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Research looks to track spread of norovirus at sea — before it infects oysters

A Vancouver Island University professor is embarking on research to learn about norovirus in the marine environment, where it could batter the multimillion-dollar shellfish industry.

A Vancouver Island University professor is embarking on research to learn about norovirus in the marine environment, where it could batter the multimillion-dollar shellfish industry.

Tim Green was recently awarded $300,000 to search for environmental markers that might indicate the presence of norovirus, and find ways to track its movement through the marine environment.

Norovirus rarely causes lasting damage. But an infection brings on a nasty bout of gastroenteritis, with gut cramps, diarrhea and vomiting. It can be contracted when people eat contaminated oysters raw. The norovirus is destroyed when oysters are cooked, leaving them safe to eat.

But raw oysters are popular enough that the B.C. Centre for Disease Control has occasionally put out warnings and even shut down farms when infections are reported.

The last closure occurred in 2018 after 40 people became ill. The contamination was traced to two B.C. oyster farms that were subsequently closed.

The closures and alerts are estimated to have cost the industry as much as one-third of its revenue that year, said Green.

In 2018, the B.C. Ministry of Agriculture estimated oysters generated nearly $30 million annually in wholesale revenue, and farmed oysters accounted for 40 per cent of the annual shellfish harvest.

The ministry and Genome B.C., a non-profit government-supported research organization, have funded Green and the VIU research project for two years.

The goal of the research is to look for ways to alert oyster farmers of the likely presence of norovirus in the marine environment before their stock becomes contaminated. Researchers also want to get an idea of how far the virus can be spread.

Since it takes only small amounts of norovirus to sicken a person, the research will not attempt to hunt down the virus.

“We are trying to think a little outside the box to come up with a solution,” Green said from Nanaimo.

Green said norovirus is not naturally found in the marine environment but can remain infectious for weeks in the ocean. It’s expelled by people when they are sick and makes its way into the marine environment, usually via sewage.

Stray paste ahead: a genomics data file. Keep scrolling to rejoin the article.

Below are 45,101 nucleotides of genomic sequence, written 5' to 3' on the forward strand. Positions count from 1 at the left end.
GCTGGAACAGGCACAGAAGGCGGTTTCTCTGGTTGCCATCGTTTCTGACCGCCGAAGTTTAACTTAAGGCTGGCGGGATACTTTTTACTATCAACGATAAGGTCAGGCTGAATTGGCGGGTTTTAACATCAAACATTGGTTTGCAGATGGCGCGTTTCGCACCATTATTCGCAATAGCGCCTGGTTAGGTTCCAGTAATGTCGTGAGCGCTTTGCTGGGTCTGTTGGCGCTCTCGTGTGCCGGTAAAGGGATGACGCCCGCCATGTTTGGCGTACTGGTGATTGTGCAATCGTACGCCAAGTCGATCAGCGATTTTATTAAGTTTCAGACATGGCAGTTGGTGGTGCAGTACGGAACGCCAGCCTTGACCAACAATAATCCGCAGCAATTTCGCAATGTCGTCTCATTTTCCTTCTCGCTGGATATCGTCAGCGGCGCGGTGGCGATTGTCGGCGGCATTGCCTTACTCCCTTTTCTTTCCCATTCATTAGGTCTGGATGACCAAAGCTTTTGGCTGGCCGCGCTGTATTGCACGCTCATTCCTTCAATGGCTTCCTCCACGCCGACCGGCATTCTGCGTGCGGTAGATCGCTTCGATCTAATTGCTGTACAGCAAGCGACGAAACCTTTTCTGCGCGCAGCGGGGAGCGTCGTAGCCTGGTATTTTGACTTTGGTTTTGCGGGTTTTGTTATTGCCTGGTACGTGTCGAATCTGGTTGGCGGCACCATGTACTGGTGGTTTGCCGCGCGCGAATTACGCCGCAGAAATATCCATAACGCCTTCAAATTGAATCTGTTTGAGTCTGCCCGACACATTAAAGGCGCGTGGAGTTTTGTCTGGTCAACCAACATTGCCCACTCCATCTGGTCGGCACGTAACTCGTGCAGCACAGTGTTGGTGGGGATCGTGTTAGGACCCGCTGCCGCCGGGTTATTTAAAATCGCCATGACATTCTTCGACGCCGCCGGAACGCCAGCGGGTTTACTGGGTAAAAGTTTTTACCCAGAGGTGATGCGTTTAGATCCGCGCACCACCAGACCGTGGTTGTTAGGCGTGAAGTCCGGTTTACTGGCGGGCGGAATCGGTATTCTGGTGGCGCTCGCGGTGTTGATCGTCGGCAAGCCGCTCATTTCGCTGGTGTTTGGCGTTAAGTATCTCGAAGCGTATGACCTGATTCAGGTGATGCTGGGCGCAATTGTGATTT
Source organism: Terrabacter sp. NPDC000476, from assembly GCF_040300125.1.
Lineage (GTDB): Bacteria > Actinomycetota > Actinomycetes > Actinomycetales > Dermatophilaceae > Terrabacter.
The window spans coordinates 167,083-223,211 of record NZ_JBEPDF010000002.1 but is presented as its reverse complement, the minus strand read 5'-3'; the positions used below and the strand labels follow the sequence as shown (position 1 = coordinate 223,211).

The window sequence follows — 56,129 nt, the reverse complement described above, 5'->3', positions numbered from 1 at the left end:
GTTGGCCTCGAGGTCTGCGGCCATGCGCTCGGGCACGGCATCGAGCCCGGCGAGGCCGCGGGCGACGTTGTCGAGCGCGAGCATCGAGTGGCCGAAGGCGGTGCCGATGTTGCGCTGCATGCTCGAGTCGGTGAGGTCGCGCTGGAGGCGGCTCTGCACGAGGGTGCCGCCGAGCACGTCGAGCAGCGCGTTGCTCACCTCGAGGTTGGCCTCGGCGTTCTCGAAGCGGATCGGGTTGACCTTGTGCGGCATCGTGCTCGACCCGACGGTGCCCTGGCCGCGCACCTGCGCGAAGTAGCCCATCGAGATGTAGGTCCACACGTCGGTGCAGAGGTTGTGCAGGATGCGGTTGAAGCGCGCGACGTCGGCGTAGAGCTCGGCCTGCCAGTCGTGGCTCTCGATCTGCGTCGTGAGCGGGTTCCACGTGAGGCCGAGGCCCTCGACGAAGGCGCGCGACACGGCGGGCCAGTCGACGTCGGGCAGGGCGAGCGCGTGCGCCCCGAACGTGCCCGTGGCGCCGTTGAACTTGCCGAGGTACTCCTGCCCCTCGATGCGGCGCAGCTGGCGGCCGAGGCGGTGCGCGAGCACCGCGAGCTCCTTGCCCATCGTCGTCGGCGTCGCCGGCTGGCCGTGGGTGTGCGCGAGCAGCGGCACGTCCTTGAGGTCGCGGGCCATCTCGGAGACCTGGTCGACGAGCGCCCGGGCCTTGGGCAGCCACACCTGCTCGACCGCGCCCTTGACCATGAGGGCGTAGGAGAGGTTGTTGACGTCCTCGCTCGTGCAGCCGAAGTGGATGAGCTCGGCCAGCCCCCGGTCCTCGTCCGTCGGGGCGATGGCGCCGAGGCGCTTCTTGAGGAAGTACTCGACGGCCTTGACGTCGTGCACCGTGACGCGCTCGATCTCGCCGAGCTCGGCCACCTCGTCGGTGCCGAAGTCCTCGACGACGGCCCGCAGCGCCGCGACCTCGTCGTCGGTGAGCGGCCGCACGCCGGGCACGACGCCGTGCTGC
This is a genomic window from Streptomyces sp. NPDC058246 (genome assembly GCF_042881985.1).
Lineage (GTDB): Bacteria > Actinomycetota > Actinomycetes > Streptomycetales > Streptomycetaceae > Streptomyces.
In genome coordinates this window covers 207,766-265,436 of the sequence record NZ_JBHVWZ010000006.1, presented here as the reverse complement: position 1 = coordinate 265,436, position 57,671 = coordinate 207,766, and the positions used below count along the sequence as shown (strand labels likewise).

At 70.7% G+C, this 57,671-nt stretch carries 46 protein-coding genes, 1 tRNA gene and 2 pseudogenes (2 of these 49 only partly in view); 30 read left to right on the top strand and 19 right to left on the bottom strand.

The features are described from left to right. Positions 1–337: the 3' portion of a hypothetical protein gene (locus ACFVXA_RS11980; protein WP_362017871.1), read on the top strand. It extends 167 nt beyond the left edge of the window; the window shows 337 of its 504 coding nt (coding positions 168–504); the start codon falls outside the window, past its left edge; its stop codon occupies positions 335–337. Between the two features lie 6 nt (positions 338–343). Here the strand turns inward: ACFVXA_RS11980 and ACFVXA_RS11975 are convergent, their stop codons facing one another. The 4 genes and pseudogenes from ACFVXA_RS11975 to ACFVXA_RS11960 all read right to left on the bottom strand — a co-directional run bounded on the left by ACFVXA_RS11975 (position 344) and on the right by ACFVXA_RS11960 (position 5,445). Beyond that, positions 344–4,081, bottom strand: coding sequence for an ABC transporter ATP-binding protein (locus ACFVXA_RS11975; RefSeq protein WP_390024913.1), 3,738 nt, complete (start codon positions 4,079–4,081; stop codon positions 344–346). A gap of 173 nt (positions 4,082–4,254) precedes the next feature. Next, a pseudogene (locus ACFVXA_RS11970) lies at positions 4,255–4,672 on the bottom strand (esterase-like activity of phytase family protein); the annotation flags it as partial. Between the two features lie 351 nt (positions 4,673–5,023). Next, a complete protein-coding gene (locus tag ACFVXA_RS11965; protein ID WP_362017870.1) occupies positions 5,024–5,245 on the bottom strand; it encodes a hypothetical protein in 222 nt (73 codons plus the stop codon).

Since oysters filter sea water to collect their nutrients, the norovirus can become concentrated inside an oyster, making them dangerous to eat raw. But tracking a tiny norovirus in the ocean before it is filtered out by something like an oyster is tough.

So it was decided that a good way to alert oyster farmers of the possible presence of norovirus was to let them know when their shellfish-farming environments are contaminated with sewage.

Using submersible fluorometers, devices that measures the light emitted by certain substances, the scientists will test for the presence of laundry-soap brightening agents, which make white clothing glow when hit by ultraviolet lights.

Those fluorescing compounds do not occur naturally in a marine environment, so their presence might signal contamination by human sewage that could contain norovirus.

Likewise, the scientists will test for the presence of caffeine, since most people drink a caffeinated beverage at some point in the day, from coffee to cola. The body filters out the caffeine and excretes it in urine, so its presence might also indicate the presence of human sewage.

Green said human sewage enters the marine environment from a number of sources, from boats illegally discharging into the ocean to shoreline septic tanks, septic fields that aren’t functioning properly and leaky sewage pipes.

“[In] those environments where we farm oysters, there really shouldn’t be any human sewage at all,” he said. “But there is a whole range of things that could release sewage into the environment.”

Green also hopes to answer questions about norovirus’s ability to move around the ocean. “When it enters the marine environment, does it stay fairly local or does it drift on the currents?” he asked. “Is norovirus always present in the marine environment or is it intermittently showing up?

“We hope to get some understanding of where sewage leaks might be problematic, whether the fluorometer works and can the sewage disperse from those areas.”

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